A minor penalty, or major and a game misconduct, at the discretion of the Referee, shall be assessed any player guilty of a North/South hit.
Body Checking - Late Hit
A late hit is defined as a body check delivered to a skater who is in a vulnerable position because of not being in control or possession of the puck anymore. Any player guilty of administering a late hit will be assessed a penalty for â€œlate hitâ€. It can be a minor penalty if the opponent is aware of the impending contact. A major penalty and game misconduct will be assessed for a late hit against an unsuspecting opponent or a match penalty if the opponent is recklessly endangered.
A minor or major penalty shall be imposed on a player who skates or jumps into or charges an opponent in any manner.
Charging shall be the actions of a player who, as a result of distance traveled, shall violently check an opponent in any
manner. A charge may be the result of a check into the boards, into the goal frame or in open ice.
A major and a game misconduct shall be imposed on a player who charges a goalkeeper while the goalkeeper is within his goal crease. If an injury occurs, a match penalty shall be assessed.
A goalkeeper is not fair game just because he is outside of the goal crease area. The appropriate penalty should be assessed in every case where an opposing player makes unnecessary contact with the goalkeeper. Incidental contact, at the discretion of the referee, will be permitted when the goalkeeper is in the act of playing the puck outside his goal crease providing the attacking player has made a reasonable effort to avoid such contact. Referees should be alert to penalize goaltenders for tripping, slashing, or spearing in the vicinity of the goal crease area.
The referee, at his discretion, may assess a minor penalty, based on the degree of violence of the check, to a player guilty of charging an opponent. The referee, at his discretion, may assess a major penalty, based on the degree of violence of the check, to a player guilty of charging an opponent.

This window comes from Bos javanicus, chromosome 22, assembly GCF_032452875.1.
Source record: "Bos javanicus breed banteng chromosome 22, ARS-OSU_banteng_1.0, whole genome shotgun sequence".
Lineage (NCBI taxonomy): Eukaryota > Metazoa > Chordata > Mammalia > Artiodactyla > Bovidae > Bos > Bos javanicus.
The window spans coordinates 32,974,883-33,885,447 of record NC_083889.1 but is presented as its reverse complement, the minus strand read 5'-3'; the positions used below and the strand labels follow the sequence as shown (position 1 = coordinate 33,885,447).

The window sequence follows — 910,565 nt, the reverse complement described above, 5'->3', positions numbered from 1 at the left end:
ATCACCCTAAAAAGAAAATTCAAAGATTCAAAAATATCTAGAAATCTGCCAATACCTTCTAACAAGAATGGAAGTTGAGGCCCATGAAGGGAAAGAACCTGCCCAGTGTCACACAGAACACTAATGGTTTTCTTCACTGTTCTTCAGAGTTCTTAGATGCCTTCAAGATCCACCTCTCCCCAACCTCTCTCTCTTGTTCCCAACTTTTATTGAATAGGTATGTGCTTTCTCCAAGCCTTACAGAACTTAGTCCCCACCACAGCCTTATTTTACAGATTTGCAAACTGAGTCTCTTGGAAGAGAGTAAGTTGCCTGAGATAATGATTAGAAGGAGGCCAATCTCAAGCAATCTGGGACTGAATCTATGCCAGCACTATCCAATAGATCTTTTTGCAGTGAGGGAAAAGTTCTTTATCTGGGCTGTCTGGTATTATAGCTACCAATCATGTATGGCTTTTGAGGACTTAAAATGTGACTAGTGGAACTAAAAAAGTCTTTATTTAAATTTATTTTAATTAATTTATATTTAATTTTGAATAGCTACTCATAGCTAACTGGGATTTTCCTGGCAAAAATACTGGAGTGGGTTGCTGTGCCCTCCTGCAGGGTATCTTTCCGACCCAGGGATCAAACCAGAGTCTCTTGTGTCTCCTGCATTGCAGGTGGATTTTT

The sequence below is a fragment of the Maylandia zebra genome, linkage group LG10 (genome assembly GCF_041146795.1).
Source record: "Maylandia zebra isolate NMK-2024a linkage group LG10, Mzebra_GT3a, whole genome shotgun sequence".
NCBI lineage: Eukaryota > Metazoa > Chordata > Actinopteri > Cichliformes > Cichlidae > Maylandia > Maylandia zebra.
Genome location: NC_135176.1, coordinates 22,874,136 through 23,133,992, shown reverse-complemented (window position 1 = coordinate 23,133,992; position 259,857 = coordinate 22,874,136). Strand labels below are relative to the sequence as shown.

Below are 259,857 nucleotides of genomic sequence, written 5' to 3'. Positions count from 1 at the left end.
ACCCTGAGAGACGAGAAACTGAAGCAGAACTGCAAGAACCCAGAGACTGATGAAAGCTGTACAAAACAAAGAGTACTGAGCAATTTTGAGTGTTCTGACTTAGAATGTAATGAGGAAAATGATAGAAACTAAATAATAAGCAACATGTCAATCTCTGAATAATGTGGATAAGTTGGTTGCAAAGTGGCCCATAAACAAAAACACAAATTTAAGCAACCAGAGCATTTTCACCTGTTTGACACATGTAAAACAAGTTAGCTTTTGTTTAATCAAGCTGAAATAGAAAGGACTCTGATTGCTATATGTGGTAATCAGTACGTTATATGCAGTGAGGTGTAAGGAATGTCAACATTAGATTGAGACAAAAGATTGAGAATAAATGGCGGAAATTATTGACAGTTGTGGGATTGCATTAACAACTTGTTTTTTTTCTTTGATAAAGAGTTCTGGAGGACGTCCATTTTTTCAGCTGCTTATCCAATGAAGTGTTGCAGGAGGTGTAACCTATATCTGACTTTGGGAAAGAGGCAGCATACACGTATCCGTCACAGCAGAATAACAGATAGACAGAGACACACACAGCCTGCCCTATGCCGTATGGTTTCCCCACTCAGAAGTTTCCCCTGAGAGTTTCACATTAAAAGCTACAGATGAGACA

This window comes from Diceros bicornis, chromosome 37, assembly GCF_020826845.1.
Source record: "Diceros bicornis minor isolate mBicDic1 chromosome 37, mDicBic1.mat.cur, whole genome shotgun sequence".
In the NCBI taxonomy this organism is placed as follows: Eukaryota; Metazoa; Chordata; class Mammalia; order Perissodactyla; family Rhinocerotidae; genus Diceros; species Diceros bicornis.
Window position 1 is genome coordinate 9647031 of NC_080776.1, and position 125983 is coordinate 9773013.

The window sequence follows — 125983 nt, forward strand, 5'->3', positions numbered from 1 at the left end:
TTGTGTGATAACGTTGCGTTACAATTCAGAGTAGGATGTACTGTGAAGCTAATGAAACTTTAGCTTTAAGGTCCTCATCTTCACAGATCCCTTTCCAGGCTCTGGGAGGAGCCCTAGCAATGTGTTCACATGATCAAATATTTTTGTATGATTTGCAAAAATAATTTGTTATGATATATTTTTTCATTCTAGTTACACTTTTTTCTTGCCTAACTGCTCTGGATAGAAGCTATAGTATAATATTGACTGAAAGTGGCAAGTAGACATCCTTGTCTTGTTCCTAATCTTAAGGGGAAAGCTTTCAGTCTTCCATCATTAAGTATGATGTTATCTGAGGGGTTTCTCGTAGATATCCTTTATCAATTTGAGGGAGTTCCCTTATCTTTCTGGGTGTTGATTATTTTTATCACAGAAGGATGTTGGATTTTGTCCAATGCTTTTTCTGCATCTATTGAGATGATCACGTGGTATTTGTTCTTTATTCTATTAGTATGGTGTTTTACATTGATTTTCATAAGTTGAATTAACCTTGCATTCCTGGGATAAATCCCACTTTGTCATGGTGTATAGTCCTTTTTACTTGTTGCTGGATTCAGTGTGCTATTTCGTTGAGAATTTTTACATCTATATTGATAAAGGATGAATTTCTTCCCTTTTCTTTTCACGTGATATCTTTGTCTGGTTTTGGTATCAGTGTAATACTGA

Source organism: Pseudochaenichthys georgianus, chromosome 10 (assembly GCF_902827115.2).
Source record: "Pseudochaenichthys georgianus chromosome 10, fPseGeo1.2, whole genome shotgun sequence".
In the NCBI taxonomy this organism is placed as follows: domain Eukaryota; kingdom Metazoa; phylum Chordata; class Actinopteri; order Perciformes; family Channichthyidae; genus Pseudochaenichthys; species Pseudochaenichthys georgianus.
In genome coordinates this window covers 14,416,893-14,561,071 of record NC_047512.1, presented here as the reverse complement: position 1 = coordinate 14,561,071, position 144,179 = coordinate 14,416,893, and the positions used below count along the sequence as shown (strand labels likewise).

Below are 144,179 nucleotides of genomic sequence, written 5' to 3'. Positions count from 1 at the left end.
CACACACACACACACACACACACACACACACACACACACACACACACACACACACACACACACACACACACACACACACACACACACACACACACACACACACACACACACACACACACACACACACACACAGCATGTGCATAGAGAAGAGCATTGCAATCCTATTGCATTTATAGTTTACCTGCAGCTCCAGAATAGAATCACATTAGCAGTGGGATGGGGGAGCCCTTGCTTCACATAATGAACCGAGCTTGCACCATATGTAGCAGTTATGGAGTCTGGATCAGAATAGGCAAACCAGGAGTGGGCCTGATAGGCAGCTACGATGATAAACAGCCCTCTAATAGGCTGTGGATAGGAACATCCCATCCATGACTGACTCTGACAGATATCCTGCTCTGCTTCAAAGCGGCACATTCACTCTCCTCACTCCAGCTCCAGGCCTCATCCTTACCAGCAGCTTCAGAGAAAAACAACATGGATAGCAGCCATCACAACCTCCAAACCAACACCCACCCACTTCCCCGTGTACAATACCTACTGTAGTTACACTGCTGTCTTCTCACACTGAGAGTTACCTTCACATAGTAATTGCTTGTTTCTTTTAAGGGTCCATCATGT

The referee, at his discretion, may assess a match penalty if, in his judgment, the player attempted to or deliberately injured his opponent by charging.
When a major penalty is imposed under this rule for a foul resulting to an injury to the face or head of an opponent, the game misconduct must be imposed.
Checking from Behind
A check from behind is a check delivered on a player who is not aware of the impending hit, therefore unable to protect or defend himself, and the contact is made on the back part of the body. When a player intentionally turns his body to create contact with his back, no penalty shall be assessed.
A minor penalty, major penalty, major and a game misconduct or a match penalty, at the discretion of the referee, based on the degree of violence of the impact, shall be assessed any player who intentionally pushes, body checks, or hits an opposing player from behind anywhere on the ice. If the player being checked is unable to get his/her hands up to protect themselves, the Referee will access the major penalty.
Checking from behind entails that the contact with the player being checked takes place on the back part of the body.
Where a player about to be checked turns and, as a result, creates contact with the back, a minor penalty may be assessed to the player delivering the check.
The intent of this interpretation is not to penalize a player who comes up behind an opponent in the process of playing the puck and he makes unintentional contact with the back part of the body of the player being checked.
The referee, at his discretion, may assess a match penalty if, in his judgment, the player attempted to or deliberately injured his opponent by checking from behind.
Clipping is the act of throwing the body, from any direction, across or below the knees of an opponent. A player may not deliver a check in a clipping manner, nor lower his own body position to deliver a check on or below an opponent's knees.
An illegal low hit is a check that is delivered by a player who may or may not have both skates on the ice, with the sole intent to check the opponent in the area of the knees. A player may not lower his body position to deliver a check to an opponent's knees.
A player who commits these fouls will be assessed a minor penalty for clipping.
If an injury occurs as the result of this clipping check, the player must be assessed a
major penalty and game misconduct.
The referee, at his discretion, may assess a match penalty if, in his judgment, the player
attempted to or deliberately injured his opponent by clipping.